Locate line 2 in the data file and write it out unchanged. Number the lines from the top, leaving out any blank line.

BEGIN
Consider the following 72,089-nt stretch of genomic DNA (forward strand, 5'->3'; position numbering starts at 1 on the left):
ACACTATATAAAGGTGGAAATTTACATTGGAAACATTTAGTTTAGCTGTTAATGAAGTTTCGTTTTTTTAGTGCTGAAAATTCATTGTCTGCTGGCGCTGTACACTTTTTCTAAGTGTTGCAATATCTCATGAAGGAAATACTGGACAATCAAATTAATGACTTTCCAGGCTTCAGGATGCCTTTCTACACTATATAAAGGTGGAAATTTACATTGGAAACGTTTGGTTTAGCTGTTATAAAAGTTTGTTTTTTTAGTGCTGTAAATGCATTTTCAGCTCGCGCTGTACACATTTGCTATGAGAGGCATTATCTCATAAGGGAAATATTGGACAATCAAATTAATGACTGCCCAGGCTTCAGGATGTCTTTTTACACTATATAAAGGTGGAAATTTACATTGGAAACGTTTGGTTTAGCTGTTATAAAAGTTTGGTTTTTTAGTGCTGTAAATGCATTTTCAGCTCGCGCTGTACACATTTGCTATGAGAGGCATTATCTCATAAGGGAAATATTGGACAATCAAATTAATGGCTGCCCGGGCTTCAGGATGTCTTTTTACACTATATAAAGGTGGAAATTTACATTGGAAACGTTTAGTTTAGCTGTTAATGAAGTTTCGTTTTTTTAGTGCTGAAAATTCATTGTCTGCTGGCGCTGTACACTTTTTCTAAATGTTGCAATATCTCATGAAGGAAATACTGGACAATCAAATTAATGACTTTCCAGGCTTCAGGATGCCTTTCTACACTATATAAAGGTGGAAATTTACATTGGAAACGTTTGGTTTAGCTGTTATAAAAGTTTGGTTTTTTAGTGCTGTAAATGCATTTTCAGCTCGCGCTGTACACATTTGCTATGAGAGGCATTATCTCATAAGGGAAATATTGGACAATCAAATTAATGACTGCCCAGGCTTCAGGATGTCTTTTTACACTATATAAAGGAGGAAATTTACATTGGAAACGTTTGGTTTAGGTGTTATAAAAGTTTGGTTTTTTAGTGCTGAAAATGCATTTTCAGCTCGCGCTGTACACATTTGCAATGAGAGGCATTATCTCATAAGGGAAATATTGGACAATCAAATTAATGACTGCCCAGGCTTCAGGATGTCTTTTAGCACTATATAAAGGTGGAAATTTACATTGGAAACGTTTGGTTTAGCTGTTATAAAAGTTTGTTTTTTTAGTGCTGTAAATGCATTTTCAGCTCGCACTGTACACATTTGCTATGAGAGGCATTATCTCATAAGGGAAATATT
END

ACACTATATAAAGGTGGAAATTTACATTGGAAACATTTAGTTTAGCTGTTAATGAAGTTTCGTTTTTTTAGTGCTGAAAATTCATTGTCTGCTGGCGCTGTACACTTTTTCTAAGTGTTGCAATATCTCATGAAGGAAATACTGGACAATCAAATTAATGACTTTCCAGGCTTCAGGATGCCTTTCTACACTATATAAAGGTGGAAATTTACATTGGAAACGTTTGGTTTAGCTGTTATAAAAGTTTGTTTTTTTAGTGCTGTAAATGCATTTTCAGCTCGCGCTGTACACATTTGCTATGAGAGGCATTATCTCATAAGGGAAATATTGGACAATCAAATTAATGACTGCCCAGGCTTCAGGATGTCTTTTTACACTATATAAAGGTGGAAATTTACATTGGAAACGTTTGGTTTAGCTGTTATAAAAGTTTGGTTTTTTAGTGCTGTAAATGCATTTTCAGCTCGCGCTGTACACATTTGCTATGAGAGGCATTATCTCATAAGGGAAATATTGGACAATCAAATTAATGGCTGCCCGGGCTTCAGGATGTCTTTTTACACTATATAAAGGTGGAAATTTACATTGGAAACGTTTAGTTTAGCTGTTAATGAAGTTTCGTTTTTTTAGTGCTGAAAATTCATTGTCTGCTGGCGCTGTACACTTTTTCTAAATGTTGCAATATCTCATGAAGGAAATACTGGACAATCAAATTAATGACTTTCCAGGCTTCAGGATGCCTTTCTACACTATATAAAGGTGGAAATTTACATTGGAAACGTTTGGTTTAGCTGTTATAAAAGTTTGGTTTTTTAGTGCTGTAAATGCATTTTCAGCTCGCGCTGTACACATTTGCTATGAGAGGCATTATCTCATAAGGGAAATATTGGACAATCAAATTAATGACTGCCCAGGCTTCAGGATGTCTTTTTACACTATATAAAGGAGGAAATTTACATTGGAAACGTTTGGTTTAGGTGTTATAAAAGTTTGGTTTTTTAGTGCTGAAAATGCATTTTCAGCTCGCGCTGTACACATTTGCAATGAGAGGCATTATCTCATAAGGGAAATATTGGACAATCAAATTAATGACTGCCCAGGCTTCAGGATGTCTTTTAGCACTATATAAAGGTGGAAATTTACATTGGAAACGTTTGGTTTAGCTGTTATAAAAGTTTGTTTTTTTAGTGCTGTAAATGCATTTTCAGCTCGCACTGTACACATTTGCTATGAGAGGCATTATCTCATAAGGGAAATATT